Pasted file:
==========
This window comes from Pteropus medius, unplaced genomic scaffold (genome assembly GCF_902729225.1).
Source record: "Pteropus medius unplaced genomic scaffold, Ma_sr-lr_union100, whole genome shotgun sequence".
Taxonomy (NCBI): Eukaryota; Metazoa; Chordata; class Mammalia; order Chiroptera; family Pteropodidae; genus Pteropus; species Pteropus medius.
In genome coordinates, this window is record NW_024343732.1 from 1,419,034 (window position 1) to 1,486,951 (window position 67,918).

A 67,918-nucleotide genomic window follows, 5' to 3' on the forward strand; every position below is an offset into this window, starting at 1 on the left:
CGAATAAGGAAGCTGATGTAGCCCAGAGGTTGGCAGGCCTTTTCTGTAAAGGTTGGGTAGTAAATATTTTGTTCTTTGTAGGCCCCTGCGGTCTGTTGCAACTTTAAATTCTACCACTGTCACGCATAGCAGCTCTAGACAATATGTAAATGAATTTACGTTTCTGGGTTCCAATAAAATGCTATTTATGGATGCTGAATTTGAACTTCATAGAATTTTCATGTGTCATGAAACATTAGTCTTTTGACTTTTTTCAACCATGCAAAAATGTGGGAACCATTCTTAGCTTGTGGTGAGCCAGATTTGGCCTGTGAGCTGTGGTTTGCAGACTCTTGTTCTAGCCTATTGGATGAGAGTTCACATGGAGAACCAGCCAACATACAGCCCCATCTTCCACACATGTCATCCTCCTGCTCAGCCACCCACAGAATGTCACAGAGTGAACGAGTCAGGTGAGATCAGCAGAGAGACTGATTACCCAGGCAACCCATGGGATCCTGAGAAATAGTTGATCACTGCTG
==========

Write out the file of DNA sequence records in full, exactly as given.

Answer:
This window comes from Pteropus medius, unplaced genomic scaffold (genome assembly GCF_902729225.1).
Source record: "Pteropus medius unplaced genomic scaffold, Ma_sr-lr_union100, whole genome shotgun sequence".
Taxonomy (NCBI): Eukaryota; Metazoa; Chordata; class Mammalia; order Chiroptera; family Pteropodidae; genus Pteropus; species Pteropus medius.
In genome coordinates, this window is record NW_024343732.1 from 1,419,034 (window position 1) to 1,486,951 (window position 67,918).

A 67,918-nucleotide genomic window follows, 5' to 3' on the forward strand; every position below is an offset into this window, starting at 1 on the left:
CGAATAAGGAAGCTGATGTAGCCCAGAGGTTGGCAGGCCTTTTCTGTAAAGGTTGGGTAGTAAATATTTTGTTCTTTGTAGGCCCCTGCGGTCTGTTGCAACTTTAAATTCTACCACTGTCACGCATAGCAGCTCTAGACAATATGTAAATGAATTTACGTTTCTGGGTTCCAATAAAATGCTATTTATGGATGCTGAATTTGAACTTCATAGAATTTTCATGTGTCATGAAACATTAGTCTTTTGACTTTTTTCAACCATGCAAAAATGTGGGAACCATTCTTAGCTTGTGGTGAGCCAGATTTGGCCTGTGAGCTGTGGTTTGCAGACTCTTGTTCTAGCCTATTGGATGAGAGTTCACATGGAGAACCAGCCAACATACAGCCCCATCTTCCACACATGTCATCCTCCTGCTCAGCCACCCACAGAATGTCACAGAGTGAACGAGTCAGGTGAGATCAGCAGAGAGACTGATTACCCAGGCAACCCATGGGATCCTGAGAAATAGTTGATCACTGCTG